As the unofficial first day of summer, there are family barbecues, plus the sporting event said to have the most spectators with up to half a million, the Indianapolis 500 race, which was held yesterday, when New Hampshire also unleashed their rubber ducks. Soon we’ll have the Disneyland Gumball Rally and then the Maine lobster roll. David Holzel remarks on the ten facts of this day.


Hawaii is the final state to honor Memorial Day, occurring just now within the Punchbowl National Cemetery of the Pacific, shown in a photo below taken as I sit by my computer completing this blog.



It all ends with a lantern floating ceremony. (A video from last year.)  The World comes to this growing event.  I don't want to be a killjoy, but the sponsors are required to make an attempt to recover the floats.  That act detracts from the expectation, as unreal at it might be.


Well, you can CLICK on Taps, from the Civil War, or end on a happier note, with Susan Boyle (when you get there, go to the right box and CLICK on #8 Susan Boyle), her second performance, which occurred on Saturday, solidifying her chances of winning next week.

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Cyclone Aila, packing 100 MPH winds, struck Kolkata (formerly known as Calcutta) today, killing more than 20.

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Saturday, May 23, 2009

SWINE FLU VERSUS THE WWW

There is a 1995 science fiction film starring Bruce Willis and Brad Pitt called 12 MONKEYS. Five billion people die in 1997 from a virus and the Army of the 12 Monkeys throughout most of the film is identified as the suspected terror group. This was a red herring (diverted attention).

It occurred to me that the swine flu might well be the modern day equivalent. What am I saying? First, let us investigate this red herring flu. RJ Eskow provided in HuffPo an excellent summary, entitled, The Meaning of Swine Flu, the Universe, and Everything. If you read through the comments and trace some of the references, you can take a comedic pathway leading you to Jeff Horwich’s Don’t Cough on Me Alejandro (sung to Don’t Cry for me Argentina), a satire found in Face Book. Also, too, you just can’t skip another HuffPo posting, this one in the Comedy section, by Juliet Jeske, on Congresswoman Michele Bachmann’s Guide to the Swine Flu. You will then be trapped into yet another Comedy HuffPo, this one by Will Menaker, on CongressBorat Bachmann, from Minnesota, always in the top ten among states in educational achievement and well being (health). Yet, they produce a Governor Jesse Ventura and can’t extricate themselves from the continuing farce with Al Franken, known as their senatorial race. But I digress.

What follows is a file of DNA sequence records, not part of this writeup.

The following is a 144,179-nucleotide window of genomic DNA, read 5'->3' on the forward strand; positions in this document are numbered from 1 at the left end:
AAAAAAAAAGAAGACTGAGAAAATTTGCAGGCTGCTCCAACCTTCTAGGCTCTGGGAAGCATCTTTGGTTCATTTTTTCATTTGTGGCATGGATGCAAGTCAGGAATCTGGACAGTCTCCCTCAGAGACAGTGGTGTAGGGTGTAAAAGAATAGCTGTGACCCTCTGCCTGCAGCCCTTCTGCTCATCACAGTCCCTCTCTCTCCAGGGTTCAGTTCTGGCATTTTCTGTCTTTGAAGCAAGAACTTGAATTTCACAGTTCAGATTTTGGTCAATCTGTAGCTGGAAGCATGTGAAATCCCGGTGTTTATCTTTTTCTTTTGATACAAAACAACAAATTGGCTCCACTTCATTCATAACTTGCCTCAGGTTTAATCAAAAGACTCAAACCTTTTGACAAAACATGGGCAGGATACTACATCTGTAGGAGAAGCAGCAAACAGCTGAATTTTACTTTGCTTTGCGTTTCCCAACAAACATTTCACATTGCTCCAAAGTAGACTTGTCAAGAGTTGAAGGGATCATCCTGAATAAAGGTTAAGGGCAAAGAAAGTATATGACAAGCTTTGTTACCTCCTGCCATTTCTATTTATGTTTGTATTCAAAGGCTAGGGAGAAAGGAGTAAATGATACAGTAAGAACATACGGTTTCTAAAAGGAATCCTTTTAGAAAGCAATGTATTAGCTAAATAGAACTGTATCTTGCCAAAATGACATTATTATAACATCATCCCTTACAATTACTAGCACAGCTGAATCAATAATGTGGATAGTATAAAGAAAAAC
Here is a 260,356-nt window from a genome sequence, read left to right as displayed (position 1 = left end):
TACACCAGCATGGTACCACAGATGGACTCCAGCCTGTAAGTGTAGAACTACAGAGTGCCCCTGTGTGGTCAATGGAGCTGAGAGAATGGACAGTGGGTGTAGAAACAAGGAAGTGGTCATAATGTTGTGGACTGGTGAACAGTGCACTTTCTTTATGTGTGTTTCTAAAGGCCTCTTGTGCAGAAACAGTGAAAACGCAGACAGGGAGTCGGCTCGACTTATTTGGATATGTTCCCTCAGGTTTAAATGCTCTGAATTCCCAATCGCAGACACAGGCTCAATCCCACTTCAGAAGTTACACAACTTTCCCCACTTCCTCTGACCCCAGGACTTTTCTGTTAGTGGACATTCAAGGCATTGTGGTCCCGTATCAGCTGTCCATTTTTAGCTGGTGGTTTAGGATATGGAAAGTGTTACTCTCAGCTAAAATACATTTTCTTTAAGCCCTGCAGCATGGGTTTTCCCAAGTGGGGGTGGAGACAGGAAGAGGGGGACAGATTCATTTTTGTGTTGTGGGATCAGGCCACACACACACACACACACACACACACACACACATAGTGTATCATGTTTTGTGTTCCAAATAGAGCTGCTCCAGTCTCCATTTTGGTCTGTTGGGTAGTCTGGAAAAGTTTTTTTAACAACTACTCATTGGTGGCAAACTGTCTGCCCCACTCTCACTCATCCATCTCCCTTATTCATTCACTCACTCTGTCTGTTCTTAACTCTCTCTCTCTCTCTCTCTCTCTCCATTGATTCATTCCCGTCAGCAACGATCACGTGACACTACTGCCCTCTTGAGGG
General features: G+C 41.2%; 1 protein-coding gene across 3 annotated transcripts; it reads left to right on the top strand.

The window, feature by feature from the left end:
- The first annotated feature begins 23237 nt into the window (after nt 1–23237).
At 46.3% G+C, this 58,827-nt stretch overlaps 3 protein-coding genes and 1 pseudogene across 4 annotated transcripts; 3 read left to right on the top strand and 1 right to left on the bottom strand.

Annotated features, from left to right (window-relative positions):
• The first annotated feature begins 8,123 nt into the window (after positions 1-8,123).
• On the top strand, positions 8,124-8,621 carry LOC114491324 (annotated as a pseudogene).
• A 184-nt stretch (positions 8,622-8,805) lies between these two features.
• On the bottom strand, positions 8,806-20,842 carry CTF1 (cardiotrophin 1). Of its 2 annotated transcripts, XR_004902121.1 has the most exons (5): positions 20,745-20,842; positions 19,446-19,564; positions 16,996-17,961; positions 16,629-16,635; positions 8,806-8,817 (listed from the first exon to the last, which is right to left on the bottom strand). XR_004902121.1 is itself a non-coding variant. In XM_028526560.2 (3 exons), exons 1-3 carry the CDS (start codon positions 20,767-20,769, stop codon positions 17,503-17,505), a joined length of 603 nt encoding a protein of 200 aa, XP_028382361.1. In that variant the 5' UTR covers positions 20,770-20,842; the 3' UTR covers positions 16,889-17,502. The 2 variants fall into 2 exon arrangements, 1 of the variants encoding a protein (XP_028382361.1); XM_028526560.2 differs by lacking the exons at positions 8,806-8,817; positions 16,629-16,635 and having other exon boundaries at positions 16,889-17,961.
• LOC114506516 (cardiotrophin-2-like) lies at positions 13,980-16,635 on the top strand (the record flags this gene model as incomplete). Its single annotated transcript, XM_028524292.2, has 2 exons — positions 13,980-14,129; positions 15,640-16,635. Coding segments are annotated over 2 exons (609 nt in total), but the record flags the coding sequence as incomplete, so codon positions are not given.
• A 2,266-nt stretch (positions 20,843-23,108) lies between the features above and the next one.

You might think that I am making a joke of the swine flu, for my April 24 posting was entitled, “Benefits of the Swine Flu Scare,” followed on May 5 with “Cinco de Mayo and the Swine Flu.” But no, let me make it crystal clear that the way this situation has unveiled, it was necessary for government to take certain appropriate steps. Further, if you happen to be so unlucky as to contract this ailment, your potential for death is ten times greater than if you only got the “common” flu. So the seeds of hysteria are well-based. Yet, you have to wonder how we got ourselves into this dilemmic mode: on the one hand, we have something that will almost never happen (a serious swine flu epidemic), while on the other, there is death, worried mothers and panic.

Let’s first look at the reality. You can go to my Chapter 2 of SIMPLE SOLUTIONS for Humanity or my daily blog, where hard numbers are provided. But, to summarize:

1. The regular flu kills one in a thousand, while the swine flu seems closer to one in a hundred. That previous avian flu of a decade ago has a 60% mortality rate, but it is not all that contagious. The fear is that the swine flu will morph into a more dangerous form. The potential of this happening is very low, and, in any case, it is appearing that all 50 or so variations might turn out to be treatable with one vaccine. So, certainly, spend my tax dollars to develop a common vaccine, but don’t close down countries and schools.

2. The numbers are embarrassingly obvious. By the time this article is published, there should be 15,000 swine flu cases worldwide with a hundred or more deaths. This means an incidence of 500 new cases and 3 deaths a day since a month ago when the nano-pandemic was announced. Something like a million people daily contract some form of flu and at least a thousand die, every day, usually from complications (heart, pneumonia, etc.). This terrifying swine flu is thus hardly detectable noise. I might further add that traffic fatalities number 3000/day, but we drive on.

Why, then, has the world, epitomized by the World Health Organization, gone bonkers over the swine flu? I would like to speculate on the reason. I think it has to do with our political way of life influenced by the world wide web (WWW), as sensitized by the terroristic act of September 11, 2001. There is also the palpable need to cover your rear.

First came airport security. From all reports, the vast funds allocated and our time wasted have not made us any safer. Yet, the great majority of the public likes it.